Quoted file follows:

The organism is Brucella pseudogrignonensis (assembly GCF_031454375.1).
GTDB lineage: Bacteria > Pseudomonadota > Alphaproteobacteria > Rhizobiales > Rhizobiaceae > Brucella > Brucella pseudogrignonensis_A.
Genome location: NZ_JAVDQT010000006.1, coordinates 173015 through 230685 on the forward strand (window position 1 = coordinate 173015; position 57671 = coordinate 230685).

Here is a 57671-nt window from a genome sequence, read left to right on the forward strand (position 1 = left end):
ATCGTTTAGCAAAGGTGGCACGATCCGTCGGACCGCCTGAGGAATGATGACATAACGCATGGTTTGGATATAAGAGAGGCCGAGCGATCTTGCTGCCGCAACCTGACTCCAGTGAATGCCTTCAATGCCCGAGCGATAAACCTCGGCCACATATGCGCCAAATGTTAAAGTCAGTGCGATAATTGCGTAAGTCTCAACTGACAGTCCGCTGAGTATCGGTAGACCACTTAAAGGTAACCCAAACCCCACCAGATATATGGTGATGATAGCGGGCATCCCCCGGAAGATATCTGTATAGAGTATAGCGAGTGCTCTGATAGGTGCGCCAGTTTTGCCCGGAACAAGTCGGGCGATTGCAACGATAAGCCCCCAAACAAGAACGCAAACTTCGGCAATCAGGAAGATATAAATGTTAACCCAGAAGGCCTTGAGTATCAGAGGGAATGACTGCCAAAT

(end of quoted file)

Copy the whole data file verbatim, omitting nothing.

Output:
The organism is Brucella pseudogrignonensis (assembly GCF_031454375.1).
GTDB lineage: Bacteria > Pseudomonadota > Alphaproteobacteria > Rhizobiales > Rhizobiaceae > Brucella > Brucella pseudogrignonensis_A.
Genome location: NZ_JAVDQT010000006.1, coordinates 173015 through 230685 on the forward strand (window position 1 = coordinate 173015; position 57671 = coordinate 230685).

Here is a 57671-nt window from a genome sequence, read left to right on the forward strand (position 1 = left end):
ATCGTTTAGCAAAGGTGGCACGATCCGTCGGACCGCCTGAGGAATGATGACATAACGCATGGTTTGGATATAAGAGAGGCCGAGCGATCTTGCTGCCGCAACCTGACTCCAGTGAATGCCTTCAATGCCCGAGCGATAAACCTCGGCCACATATGCGCCAAATGTTAAAGTCAGTGCGATAATTGCGTAAGTCTCAACTGACAGTCCGCTGAGTATCGGTAGACCACTTAAAGGTAACCCAAACCCCACCAGATATATGGTGATGATAGCGGGCATCCCCCGGAAGATATCTGTATAGAGTATAGCGAGTGCTCTGATAGGTGCGCCAGTTTTGCCCGGAACAAGTCGGGCGATTGCAACGATAAGCCCCCAAACAAGAACGCAAACTTCGGCAATCAGGAAGATATAAATGTTAACCCAGAAGGCCTTGAGTATCAGAGGGAATGACTGCCAAAT